While the statistical models provide evidence of a connection between cultural activities and well-being, some questions about variables that might have an association with the three indicators of well-being (such as the influence of smoking or alcohol consumption on health) were not available in the General Social Survey. In addition, it is very difficult to provide evidence of a cause and effect relationship between the variables in a statistical model in the absence of an experiment to directly measure the impacts of culture on personal well-being.

Specific findings for Art gallery attendance

The exploratory data analysis shows that art gallery attendance has a statistically significant connection with six of the eight social indicators. Compared with those who did not visit an art gallery in 2010, art gallery visitors:

  • Are much more likely to report that they have very good or excellent health (60% vs. 47%).
  • Are much more likely to report that they have very good or excellent mental health (67% vs. 58%).
  • Are much more likely to volunteer (50% vs. 31%).
  • Are less likely to feel trapped in a daily routine (30% vs. 37%).
  • Are more likely to have done a favour for a neighbour in the past month (69% vs. 63%).
  • Are slightly more likely to report very strong satisfaction with life (62% vs. 58%).

In a statistical model of health, art gallery visitors have a 35% greater likelihood of reporting very good or excellent health than non-visitors, even accounting for other factors. Art gallery visitors have an 89% greater likelihood of having volunteered in the past year than non-visitors, even after controlling for other factors. In a model of satisfaction with life, art gallery visitors were not shown to have a significantly greater likelihood of reporting very strong satisfaction with life than non-visitors, once other factors were accounted for in the model.

Data source

The data in this report are drawn from Statistics Canada’s General Social Survey of 2010, an in-depth telephone survey of about 7,500 Canadians 15 years of age or older. “Cultural attendees” are defined as anyone who went at least once to the relevant cultural activity in 2010. This is a low threshold of cultural participation, as repeated (or deeply engaged) cultural experiences may generate stronger social connections. Also, many cultural activities do not have explicit social goals.

 Mounting and Framing Small Tapestries

There are ten articles on the ATA website about how to frame a small tapestry.  also, there is a good set of instructions on Tommye Scanlin’s blog :


And yet, to the surprise of many, the form is returning on two parallel tracks.  First, interest in older, classic tapestries is on the rise; they are taking their place in our minds as equals to other media.  When no less an institution than New York City’s Metropolitan Museum of Art was looking for a replacement for its director in 2009, its trustees appointed Thomas Campbell, one of its European decorative arts curators — known to some as “Tapestry Tom” — and the organizer of seminal shows like 2007’s “Tapestry in the Baroque: Threads of Splendor.”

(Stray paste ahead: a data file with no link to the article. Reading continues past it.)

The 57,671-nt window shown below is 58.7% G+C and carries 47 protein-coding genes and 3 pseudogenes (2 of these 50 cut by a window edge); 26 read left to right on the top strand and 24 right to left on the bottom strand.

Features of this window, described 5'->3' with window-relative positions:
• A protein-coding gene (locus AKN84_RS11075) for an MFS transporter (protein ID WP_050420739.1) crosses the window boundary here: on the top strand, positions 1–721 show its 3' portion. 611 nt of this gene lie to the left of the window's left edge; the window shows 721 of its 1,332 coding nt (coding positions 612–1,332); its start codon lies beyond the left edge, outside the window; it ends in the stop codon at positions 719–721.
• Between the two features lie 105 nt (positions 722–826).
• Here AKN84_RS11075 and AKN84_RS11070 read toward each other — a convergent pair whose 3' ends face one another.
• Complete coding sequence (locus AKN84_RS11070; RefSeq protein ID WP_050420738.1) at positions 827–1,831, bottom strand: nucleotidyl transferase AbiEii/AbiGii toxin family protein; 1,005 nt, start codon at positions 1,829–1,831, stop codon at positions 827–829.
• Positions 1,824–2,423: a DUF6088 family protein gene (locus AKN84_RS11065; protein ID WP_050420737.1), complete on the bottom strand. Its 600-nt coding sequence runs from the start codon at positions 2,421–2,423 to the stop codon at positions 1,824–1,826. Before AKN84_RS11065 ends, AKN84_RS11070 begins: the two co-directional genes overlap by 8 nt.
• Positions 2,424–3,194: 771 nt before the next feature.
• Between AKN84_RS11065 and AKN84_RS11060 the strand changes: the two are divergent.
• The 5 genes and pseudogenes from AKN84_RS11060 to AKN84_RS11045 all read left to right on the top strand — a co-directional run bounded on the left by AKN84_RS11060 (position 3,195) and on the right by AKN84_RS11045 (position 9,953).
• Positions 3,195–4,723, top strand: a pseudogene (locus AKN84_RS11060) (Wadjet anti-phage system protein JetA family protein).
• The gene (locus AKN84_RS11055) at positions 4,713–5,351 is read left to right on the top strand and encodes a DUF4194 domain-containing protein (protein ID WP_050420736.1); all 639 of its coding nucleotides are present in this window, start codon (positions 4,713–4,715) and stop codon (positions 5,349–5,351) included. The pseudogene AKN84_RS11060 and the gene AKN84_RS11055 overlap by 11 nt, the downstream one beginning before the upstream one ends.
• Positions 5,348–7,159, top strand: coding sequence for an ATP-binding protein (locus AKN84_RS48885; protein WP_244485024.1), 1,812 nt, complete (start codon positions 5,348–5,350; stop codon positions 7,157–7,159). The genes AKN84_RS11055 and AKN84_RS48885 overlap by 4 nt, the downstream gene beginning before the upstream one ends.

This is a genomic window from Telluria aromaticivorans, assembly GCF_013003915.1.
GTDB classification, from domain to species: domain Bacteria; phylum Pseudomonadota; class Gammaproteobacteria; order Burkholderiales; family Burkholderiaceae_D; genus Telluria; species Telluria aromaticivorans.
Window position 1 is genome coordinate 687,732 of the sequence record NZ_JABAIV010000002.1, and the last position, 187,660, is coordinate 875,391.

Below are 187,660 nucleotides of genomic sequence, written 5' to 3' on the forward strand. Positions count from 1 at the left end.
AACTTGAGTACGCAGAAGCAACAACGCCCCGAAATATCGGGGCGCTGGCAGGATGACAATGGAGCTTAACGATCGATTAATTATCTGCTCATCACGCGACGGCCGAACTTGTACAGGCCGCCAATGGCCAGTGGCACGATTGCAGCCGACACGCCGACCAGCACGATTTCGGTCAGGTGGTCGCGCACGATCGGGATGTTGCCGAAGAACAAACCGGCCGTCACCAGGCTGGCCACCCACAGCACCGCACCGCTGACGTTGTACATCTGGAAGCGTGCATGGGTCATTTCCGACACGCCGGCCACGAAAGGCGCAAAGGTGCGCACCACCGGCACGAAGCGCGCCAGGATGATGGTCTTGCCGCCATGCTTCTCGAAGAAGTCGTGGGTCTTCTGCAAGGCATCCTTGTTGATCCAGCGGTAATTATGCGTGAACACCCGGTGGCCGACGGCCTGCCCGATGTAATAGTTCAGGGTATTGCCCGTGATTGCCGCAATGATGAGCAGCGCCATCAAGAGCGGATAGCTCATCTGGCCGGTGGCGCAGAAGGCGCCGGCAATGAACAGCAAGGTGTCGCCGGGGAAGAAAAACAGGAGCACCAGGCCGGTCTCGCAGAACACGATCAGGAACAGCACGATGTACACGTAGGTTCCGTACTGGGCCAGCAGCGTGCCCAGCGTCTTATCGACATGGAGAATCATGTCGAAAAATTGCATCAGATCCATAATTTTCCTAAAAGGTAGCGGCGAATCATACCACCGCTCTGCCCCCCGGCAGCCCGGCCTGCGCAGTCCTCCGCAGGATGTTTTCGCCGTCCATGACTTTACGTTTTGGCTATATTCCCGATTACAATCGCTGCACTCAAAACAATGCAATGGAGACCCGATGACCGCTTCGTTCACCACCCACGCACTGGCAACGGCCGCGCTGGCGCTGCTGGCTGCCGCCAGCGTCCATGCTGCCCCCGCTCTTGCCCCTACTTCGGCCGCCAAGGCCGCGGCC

“Art history is stepping back from its obsession with painting and sculpture and looking at the arts in context,” says Campbell.  “The more you do that, the more you see that the great patrons were spending huge amounts on decorative arts like tapestry. There’s a whole new awareness of the significance of these objects.”  (Click here to jump ahead to Campbell’s picks of top tapestries to view around the world.)

Shown above, a mid-16th-century Flemish tapestry is embellished with leaves, flowering branches, and exotic birds.  It’s available at Keshishian, a London carpet and tapestry dealer.


The Underlying Beauty of Tapestry:  Perhaps there’s something inherently intriguing in the binary structure of a tapestry.  Absent the rich, wet application of oil paint, a canvas isn’t very interesting, and without a chisel, that block of marble won’t be carved.  It’s the same with warp and weft, the twin forces without which there would be no tapestry:  The warp threads create the unseen structure holding the whole thing together, and the weft threads form the pretty pictures visible to all.  Usually the two are joined on a vertical loom via skilled human hands.

 Threads — whether wool, silk, linen, or even gold — also draw us with their texture.  “Part of the appeal is the medium itself — it’s tactile,” says Alice Zrebiec, a consulting curator at the Denver Museum of Art.  The warmth of a tapestry isn’t just visual.  In the old days before central heating, tapestries were hung to prevent drafts from getting through stone walls.  A painting never had such an elemental, practical duty.

 Tapestry as Social Commentary:  But tapestries are no longer just charming throwbacks for viewing in museums.  The other track of the current resurgence is among contemporary artists.  In an age when nearly everyone is considered a multimedia practitioner, the woven textile is proving irresistible.  “The whole tapestry format has been revived to an extraordinary extent,” says David McFadden, a curator at the Museum of Arts & Design in New York City.

He points to Turner Prize–winning British artist Grayson Perry’s traditional textiles that comment on modern society.  Perry’s Walthamstow Tapestry of 2009 (shown above) has the teeming pattern of a Baroque beauty, but on closer inspection, the names of powerful brands like Microsoft are woven in, too.  “He’s part of a generation that has rediscovered the pictorial format of tapestry and found it extremely seductive,” says McFadden.